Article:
Across the Himalayas - Part 2
In the Land of High Mountains ... Nepal
In one of the sections of eastern Nepal, on the way to Salpa Dhara (3,315 m), we came across a local who had stored big round vegetables, which resembled watermelons.
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Throughout the day, we had been trekking in the hot sun. Though the man declined to sell the vegetables to us, our leader insisted that he sell us a few. Having bought two of the so called water melons for Rs.10/- each, everyone felt happy. The old man who had sold us these vegetables had a strange meaningful smile on his face. The load was carried another hour or so along the steep slopes. As we reached our destination we were all eager to cut the vegetables. The local women and some of our porters started laughing as we discussed how we should cut it. Finally when it was cut open, it was white and raw with tiny seeds inside. One of our porters said, "don't you know this is Kaddu. This is pig's food" and burst out laughing again.
We had breathtaking views of Makalu on the distant horizon. It is the fourth highest peak in the world and forms a part of the main Himalayan range of north-eastern Nepal. We trekked across varied terrain of eastern Nepal crossing Salpa Dhara (3,315 m) and Bodi Danda. The scenic beauty of Salleri captured my heart. Each pass had it's own distinctive charm. We crossed Lamajura pass (3,540 m) walking through Nepal's thick rhododendron forest. Magnolias were in full bloom. The Lamajura Pass led us towards Jiri, a fairly big town.
We had to rely heavily on local guides as the maze of trails was very confusing. Here every alternate day we would cross a 'Dhara' or 'Danda' or 'Devrali' - all meaning a pass. These were not difficult or technical but it was like a roller coaster ride - up and down every other day. We took 23 days to cross over from the Yalung glacier into Kathmandu, the capital of Nepal.
I fell in love with Nepal - it's magnificent countryside, the gentle and good-natured people. Despite the poverty and meager resources Nepal has lessons to teach on how to live happily and adapt to one's surroundings.
In Kathmandu we indulged ourselves with goodies (junk food actually!) - vegetable burgers, pizzas and pastries. All the pampering of the taste-buds that we city-slickers crave for. Yet like the villagers in the eastern Nepal districts, we too had lived and relished the few simple, staple items. I left Kathmandu feeling slightly guilty. Was simple living, just a phrase?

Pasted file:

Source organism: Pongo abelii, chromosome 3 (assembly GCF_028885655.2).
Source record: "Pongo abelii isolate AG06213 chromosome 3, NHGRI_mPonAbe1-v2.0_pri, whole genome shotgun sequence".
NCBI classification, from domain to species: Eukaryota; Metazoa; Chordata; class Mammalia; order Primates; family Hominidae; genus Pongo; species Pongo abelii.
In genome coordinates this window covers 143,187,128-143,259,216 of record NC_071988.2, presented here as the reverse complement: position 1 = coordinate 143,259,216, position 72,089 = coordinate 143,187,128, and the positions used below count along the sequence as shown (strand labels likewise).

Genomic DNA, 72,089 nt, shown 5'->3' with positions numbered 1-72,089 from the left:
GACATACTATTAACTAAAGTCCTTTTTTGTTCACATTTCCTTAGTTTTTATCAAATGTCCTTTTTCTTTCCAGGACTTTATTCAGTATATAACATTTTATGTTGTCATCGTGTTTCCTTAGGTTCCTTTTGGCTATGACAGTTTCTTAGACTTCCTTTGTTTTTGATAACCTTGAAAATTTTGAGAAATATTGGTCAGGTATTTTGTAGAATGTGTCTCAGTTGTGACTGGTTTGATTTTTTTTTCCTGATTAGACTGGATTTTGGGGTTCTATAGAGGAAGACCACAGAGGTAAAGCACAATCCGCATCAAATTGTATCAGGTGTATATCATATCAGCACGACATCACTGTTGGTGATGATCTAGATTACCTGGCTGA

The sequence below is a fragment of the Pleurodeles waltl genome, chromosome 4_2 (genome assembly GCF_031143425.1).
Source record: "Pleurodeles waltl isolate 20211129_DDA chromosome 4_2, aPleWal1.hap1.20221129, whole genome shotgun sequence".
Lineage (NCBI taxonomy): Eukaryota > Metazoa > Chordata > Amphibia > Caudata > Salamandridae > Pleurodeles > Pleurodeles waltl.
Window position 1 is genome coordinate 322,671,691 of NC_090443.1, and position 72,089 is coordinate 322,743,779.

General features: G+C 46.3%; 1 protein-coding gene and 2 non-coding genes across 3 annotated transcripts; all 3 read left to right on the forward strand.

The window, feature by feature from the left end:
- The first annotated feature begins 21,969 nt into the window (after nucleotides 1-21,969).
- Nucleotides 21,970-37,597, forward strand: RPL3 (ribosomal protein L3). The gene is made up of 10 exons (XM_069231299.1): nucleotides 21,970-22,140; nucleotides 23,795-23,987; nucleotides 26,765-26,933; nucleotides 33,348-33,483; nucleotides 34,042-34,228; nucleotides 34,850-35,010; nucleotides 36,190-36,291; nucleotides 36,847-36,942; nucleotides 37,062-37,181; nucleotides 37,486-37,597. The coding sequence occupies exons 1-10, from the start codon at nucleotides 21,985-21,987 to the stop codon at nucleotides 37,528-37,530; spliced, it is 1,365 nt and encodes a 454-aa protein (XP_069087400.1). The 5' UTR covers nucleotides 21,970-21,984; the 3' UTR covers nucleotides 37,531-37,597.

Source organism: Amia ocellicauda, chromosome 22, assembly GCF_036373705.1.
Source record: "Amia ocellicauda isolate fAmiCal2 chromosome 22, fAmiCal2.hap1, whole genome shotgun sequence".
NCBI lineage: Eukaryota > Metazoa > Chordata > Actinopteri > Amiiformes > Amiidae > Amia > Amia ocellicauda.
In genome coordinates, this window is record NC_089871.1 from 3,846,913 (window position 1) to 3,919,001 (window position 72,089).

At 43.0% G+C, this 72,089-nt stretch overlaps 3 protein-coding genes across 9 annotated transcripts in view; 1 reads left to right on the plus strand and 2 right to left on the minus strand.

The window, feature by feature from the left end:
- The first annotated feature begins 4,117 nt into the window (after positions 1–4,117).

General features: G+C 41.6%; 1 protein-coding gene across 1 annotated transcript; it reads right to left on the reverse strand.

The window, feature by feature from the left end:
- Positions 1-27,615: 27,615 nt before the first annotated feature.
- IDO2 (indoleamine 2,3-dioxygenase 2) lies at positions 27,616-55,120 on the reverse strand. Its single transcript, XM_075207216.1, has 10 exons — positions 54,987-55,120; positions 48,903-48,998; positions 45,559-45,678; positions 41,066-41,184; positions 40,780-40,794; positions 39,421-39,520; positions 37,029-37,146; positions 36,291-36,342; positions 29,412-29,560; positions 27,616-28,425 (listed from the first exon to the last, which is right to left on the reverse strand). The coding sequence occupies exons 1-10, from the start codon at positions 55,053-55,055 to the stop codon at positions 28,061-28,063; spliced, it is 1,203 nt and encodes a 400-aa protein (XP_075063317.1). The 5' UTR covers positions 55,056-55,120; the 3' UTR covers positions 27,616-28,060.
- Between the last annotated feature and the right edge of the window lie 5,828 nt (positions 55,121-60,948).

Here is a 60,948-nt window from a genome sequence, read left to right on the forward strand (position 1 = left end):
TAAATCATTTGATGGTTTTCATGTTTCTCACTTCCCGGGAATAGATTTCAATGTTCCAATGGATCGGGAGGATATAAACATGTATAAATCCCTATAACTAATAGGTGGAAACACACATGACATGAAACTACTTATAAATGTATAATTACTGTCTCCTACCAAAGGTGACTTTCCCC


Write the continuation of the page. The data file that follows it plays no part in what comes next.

We now moved into Central Nepal towards the Annapurna circuit. This is a favourite trek among many trekkers. After making feverish arrangements for the remaining trek across Nepal, we proceeded to Besisahar. It is an old town and the starting point of the Annapurna Circuit trek. To me Annapurna means "the one who feeds your spiritual and emotional hunger". This trek is one of the magical ones as the beauty of the place captures one's heart. Annapurna 2 from Chame is very prominent. Looking at Annapurna, one feels satisfied simply because one is alive. The villagers maintain their traditional lifestyle and warm hospitality. At the same time, they can whip up Continental dishes and other delicacies. Fresh bread and cake too at 16,000 ft, in a typical Thakali lodge-what more can a trekker ask for?
The trek across the Thorung la at 5,416 meters passed through some picturesque spots like Pissang, Manang and Muktinath. From the fascinating village of Kagbeni, with its distinguished red Gompa and strong Tibetan influence, we trekked into the upper Dolpa region. We crossed the Sangda pass (5,123 m) - one of the wildest places on earth. It was a heart-stopping trek with its precarious approach on loose scree slopes, and scarcity of food and water. The presence of ammonite fossils in this arid terrain was a treat. None of us would miss the morning breakfast at 6.30 a.m. Lunch was packed in the same tiffins that we carried with us. Throughout the trek we sustained ourselves mainly on a diet of rice and dal. Breakfast consisted of tea with puries. Vegetables could be eaten only when available and affordable.
We depended largely on the availability of provisions from locals. Sometimes we picked up wild edible vegetation like 'zankar leaves' (local name) to garnish our dinner. We were now on our way towards India beyond the Dolpa and Dunai regions. The terrain was comparatively simple. However the scarcity of food, the humid weather and long distances between two camping sites made this stretch an arduous one. This region of Western Nepal does not have motorable roads and therefore has remained underdeveloped. We trekked in the lower foothills where our trail often crossed from village to village. We crossed Devrali (2,700 m), Bhoti Lekh (2,445 m) and Goshada Pass (3,200 m) before reaching Chainpur. The name suggested a well developed place and we hoped for a good bath. It turned out to be a place where we had to camp out at night. We had seen all kinds of extremes in our 66 days walk from east to west Nepal covering 14 districts-in terms of vegetation, comfort, terrain and climate.
Crossing Shivripakha (3,110 m), and finally Dal Lekh (3,440 m) we reached the India-Nepal border at Dharchula on June 7 -- 124 days after we had set off.
Editor: Romola Butalia   (c) India Travelogue. All rights reserved.